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Trending Science: Sorry Aesop, humans have more impact than animals in children’s parables

New Canadian research has found that children’s books featuring animals are not as effective at transmitting moral behaviour to children, finding instead that the way to teach youngsters about ethics and morality issues is to use books populated by human characters.

In the study, carried out at the University of Toronto’s Ontario Institute for Studies in Education (OISE), researchers read one of three stories to almost 100 children between four and six years old. One book featured anthromorphic animals that learn that sharing makes you feel good, the second was a version of the same story but the animals were replaced with human characters, and finally a control book about seeds.

Before being read the story, the children chose 10 stickers to take home and were told that an anonymous child would not have any stickers to take home. The children were told that they could donate their stickers to the anonymous child by placing them in an envelope when the researcher wasn’t looking. The children were given two opportunities to do this – once before the story was read to them, and once after.

To their surprise, the research team found that children who were read the story featuring human characters were more generous with giving away their stickers than those who were read the story in which animals carried a moral message or the control book. There was no difference in generosity between the children who read the book with animals as the characters and those who read the seed book.

Patricia Ganea, an associate professor of early cognitive development at OISE commented: ‘A growing body of research has shown that young children more readily apply what they’ve learned from stories that are realistic (…) this is the first time we found something similar for social behaviours (…) the findings are surprising given that many stories for young children have human-like animals.’

Of course, the question whether the impact animal characters expressing a learning process when engaged in every-day challenges may vary according to the quality of the writing, a cultural context or a child's age still remains open. However,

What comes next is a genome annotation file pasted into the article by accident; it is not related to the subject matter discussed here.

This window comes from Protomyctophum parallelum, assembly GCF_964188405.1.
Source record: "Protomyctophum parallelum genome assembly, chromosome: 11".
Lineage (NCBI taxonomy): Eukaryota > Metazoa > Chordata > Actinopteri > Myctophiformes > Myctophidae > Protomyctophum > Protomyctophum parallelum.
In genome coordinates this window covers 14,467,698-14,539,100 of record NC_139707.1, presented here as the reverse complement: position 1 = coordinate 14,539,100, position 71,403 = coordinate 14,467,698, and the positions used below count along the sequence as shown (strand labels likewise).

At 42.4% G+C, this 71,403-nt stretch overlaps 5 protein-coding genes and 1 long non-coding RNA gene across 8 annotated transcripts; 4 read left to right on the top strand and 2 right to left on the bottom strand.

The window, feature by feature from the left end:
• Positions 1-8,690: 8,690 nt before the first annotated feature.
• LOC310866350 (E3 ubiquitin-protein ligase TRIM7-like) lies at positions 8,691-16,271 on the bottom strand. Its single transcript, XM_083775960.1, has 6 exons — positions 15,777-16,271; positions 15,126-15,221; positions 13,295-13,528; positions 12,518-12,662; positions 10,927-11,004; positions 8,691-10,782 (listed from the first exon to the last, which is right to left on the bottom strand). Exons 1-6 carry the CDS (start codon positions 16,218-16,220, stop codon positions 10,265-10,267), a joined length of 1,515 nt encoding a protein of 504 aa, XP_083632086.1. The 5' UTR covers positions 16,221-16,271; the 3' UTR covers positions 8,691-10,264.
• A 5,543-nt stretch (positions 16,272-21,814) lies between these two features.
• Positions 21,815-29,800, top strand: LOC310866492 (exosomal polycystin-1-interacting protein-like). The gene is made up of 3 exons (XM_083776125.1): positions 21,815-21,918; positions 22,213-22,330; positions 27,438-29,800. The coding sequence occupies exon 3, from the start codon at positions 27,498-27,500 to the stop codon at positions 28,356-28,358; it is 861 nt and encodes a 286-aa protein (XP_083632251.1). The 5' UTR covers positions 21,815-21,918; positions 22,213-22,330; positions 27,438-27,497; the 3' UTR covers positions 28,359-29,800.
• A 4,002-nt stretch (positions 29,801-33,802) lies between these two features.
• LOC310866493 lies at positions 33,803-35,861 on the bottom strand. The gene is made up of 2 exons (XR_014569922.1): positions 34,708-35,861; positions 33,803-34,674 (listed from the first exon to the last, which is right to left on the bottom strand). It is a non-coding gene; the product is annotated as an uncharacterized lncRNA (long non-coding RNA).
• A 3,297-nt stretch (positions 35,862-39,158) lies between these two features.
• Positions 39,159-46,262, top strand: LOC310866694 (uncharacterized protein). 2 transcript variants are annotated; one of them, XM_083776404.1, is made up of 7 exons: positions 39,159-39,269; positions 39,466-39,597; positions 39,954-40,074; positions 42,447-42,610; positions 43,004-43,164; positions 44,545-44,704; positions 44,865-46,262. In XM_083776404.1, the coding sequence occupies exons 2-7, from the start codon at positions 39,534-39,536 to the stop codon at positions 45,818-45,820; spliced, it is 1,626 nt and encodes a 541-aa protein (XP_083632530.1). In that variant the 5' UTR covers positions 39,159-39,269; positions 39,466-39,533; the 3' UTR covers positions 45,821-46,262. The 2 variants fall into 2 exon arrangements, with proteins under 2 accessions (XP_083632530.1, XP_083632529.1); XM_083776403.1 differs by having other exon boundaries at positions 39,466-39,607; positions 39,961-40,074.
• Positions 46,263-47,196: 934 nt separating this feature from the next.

this new evidence is worth considering when thinking about children’s literature which has the imparting of ethics as its objective. ‘We tell stories to children for many reasons, and if the goal is to teach them a moral lesson then one way to make the lesson more accessible to children is to use human characters,’ commented Prof Ganea. ‘The message is not that we should not read fantasy books to our children – those are wonderful books, and great literature that children should certainly be exposed to.’

Children’s books are dominated by anthromorphic animal characters (your writer’s personal childhood favourite being Paddington Bear, who came from deepest darkest Peru) and a 2002 review of 1 000 children’s books found that more than half featured animals, the vast majority of which did not portray the animals realistically. While books such as these are adored by children and parents alike, and have a valued place in a child’s literary exploration, if the main goal of the story is to impart some life-lesson or other, it might be that some children will recognise a human model better than one portrayed by a badger. Where characters that are neither human nor animal, such as the Moomins fit into the picture is yet to be discovered.

Ganea believes that expanding the range of human characters within children’s books, to represent different genders and ethnicities to let children recognise themselves within the narrative, is central to engagement. Although for anyone who has read and re read a child's favourite book will know, a child's imagination meeting great writing and illustration is a potent mix whatever the message.

Source: http://cordis.europa.eu/news/rcn/128558_en.html?isPermaLink=true?WT.mc_i...

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